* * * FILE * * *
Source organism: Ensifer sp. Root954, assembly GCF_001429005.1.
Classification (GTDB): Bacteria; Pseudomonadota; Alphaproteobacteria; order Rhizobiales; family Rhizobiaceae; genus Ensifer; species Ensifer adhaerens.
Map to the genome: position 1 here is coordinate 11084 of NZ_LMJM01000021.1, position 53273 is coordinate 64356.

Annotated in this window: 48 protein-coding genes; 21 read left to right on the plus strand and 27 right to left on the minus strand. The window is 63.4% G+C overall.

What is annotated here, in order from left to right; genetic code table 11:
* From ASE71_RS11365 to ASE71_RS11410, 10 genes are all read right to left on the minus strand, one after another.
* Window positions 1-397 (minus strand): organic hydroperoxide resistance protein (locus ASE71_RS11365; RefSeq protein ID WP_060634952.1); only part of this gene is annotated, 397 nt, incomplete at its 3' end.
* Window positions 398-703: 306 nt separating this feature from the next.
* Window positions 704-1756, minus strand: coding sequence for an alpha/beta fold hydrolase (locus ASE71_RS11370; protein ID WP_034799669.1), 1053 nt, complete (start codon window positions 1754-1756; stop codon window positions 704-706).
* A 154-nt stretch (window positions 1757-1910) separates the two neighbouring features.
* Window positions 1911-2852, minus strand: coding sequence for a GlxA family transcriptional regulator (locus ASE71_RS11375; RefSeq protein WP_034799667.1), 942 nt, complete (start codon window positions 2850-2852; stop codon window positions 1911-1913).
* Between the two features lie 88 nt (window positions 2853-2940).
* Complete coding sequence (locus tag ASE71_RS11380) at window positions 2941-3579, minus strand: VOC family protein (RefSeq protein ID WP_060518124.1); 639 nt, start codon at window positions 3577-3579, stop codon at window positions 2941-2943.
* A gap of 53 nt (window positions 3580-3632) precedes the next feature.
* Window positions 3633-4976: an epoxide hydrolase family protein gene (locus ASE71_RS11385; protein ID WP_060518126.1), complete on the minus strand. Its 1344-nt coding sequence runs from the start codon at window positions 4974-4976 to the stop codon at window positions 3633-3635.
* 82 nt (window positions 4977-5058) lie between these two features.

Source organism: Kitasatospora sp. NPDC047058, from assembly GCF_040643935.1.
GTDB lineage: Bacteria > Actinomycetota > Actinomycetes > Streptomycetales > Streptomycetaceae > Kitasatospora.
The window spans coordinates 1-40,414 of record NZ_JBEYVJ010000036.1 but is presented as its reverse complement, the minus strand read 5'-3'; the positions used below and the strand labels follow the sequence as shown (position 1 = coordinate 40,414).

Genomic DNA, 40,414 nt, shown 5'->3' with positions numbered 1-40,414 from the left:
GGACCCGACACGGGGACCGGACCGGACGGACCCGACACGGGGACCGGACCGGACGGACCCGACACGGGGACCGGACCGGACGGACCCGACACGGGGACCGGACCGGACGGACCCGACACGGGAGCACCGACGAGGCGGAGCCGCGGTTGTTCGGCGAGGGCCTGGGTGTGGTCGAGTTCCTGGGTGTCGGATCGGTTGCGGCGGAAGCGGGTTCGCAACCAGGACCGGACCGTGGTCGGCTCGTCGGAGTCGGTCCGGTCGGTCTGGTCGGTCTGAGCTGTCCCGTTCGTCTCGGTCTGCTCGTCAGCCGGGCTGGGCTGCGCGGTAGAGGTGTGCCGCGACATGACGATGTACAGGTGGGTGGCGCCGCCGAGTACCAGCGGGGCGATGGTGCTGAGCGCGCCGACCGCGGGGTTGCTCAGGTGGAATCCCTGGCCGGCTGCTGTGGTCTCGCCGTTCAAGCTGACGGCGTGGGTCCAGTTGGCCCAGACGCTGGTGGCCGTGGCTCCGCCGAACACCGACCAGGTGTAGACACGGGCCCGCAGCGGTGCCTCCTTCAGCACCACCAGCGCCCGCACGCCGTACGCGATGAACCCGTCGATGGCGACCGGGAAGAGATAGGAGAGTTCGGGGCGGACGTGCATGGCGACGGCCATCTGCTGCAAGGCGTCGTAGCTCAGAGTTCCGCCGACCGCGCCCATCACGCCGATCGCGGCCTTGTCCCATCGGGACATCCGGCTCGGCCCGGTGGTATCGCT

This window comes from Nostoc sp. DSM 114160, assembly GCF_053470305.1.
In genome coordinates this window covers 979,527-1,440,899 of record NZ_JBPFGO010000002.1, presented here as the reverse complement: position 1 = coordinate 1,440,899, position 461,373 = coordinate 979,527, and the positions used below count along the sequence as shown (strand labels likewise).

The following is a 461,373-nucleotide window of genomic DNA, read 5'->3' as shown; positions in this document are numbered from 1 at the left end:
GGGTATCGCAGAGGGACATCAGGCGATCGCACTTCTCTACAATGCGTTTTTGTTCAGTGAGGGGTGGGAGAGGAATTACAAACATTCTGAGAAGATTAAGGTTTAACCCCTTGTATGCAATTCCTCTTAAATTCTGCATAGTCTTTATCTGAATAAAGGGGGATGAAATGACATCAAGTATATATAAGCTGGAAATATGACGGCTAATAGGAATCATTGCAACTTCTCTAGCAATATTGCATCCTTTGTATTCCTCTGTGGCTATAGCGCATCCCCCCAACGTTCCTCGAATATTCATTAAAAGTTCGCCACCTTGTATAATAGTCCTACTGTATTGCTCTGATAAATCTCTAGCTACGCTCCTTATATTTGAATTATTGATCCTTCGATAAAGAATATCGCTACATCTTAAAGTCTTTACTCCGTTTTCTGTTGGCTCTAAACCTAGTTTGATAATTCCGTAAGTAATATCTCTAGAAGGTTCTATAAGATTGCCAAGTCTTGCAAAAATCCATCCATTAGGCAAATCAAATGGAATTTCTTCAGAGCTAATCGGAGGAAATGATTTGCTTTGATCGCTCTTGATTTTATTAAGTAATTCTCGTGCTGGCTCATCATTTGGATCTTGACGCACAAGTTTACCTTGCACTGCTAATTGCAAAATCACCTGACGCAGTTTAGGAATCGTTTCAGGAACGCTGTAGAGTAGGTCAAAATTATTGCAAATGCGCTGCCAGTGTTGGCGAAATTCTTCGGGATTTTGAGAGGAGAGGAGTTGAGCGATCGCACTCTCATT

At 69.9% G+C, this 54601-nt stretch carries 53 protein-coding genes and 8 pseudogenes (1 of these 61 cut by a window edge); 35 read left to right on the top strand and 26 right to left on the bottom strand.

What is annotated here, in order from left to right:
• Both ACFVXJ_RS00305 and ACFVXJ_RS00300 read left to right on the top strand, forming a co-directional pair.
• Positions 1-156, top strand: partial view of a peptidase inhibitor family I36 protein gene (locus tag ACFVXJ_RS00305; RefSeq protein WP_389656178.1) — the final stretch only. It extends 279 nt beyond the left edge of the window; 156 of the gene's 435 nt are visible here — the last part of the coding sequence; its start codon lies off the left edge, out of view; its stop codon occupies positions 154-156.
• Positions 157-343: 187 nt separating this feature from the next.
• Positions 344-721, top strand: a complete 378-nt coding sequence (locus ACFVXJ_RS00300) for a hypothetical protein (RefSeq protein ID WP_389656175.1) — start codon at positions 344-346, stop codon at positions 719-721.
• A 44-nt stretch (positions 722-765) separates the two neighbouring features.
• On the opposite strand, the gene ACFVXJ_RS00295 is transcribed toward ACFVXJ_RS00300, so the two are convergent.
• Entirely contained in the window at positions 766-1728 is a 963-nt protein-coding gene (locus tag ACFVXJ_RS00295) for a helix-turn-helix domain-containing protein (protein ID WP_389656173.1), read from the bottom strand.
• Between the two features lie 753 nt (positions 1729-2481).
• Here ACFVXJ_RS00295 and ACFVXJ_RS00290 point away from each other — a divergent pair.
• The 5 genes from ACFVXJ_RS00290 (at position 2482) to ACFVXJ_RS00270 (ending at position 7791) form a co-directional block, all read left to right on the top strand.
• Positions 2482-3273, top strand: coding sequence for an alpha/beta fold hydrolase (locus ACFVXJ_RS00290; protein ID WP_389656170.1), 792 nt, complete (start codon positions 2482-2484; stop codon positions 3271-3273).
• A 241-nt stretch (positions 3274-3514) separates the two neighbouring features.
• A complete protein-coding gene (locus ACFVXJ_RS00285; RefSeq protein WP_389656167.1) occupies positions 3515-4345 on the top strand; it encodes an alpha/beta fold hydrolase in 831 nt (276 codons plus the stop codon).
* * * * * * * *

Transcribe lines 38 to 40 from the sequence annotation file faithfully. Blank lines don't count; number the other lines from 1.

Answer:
• Positions 2482-3273, top strand: coding sequence for an alpha/beta fold hydrolase (locus ACFVXJ_RS00290; protein ID WP_389656170.1), 792 nt, complete (start codon positions 2482-2484; stop codon positions 3271-3273).
• A 241-nt stretch (positions 3274-3514) separates the two neighbouring features.
• A complete protein-coding gene (locus ACFVXJ_RS00285; RefSeq protein WP_389656167.1) occupies positions 3515-4345 on the top strand; it encodes an alpha/beta fold hydrolase in 831 nt (276 codons plus the stop codon).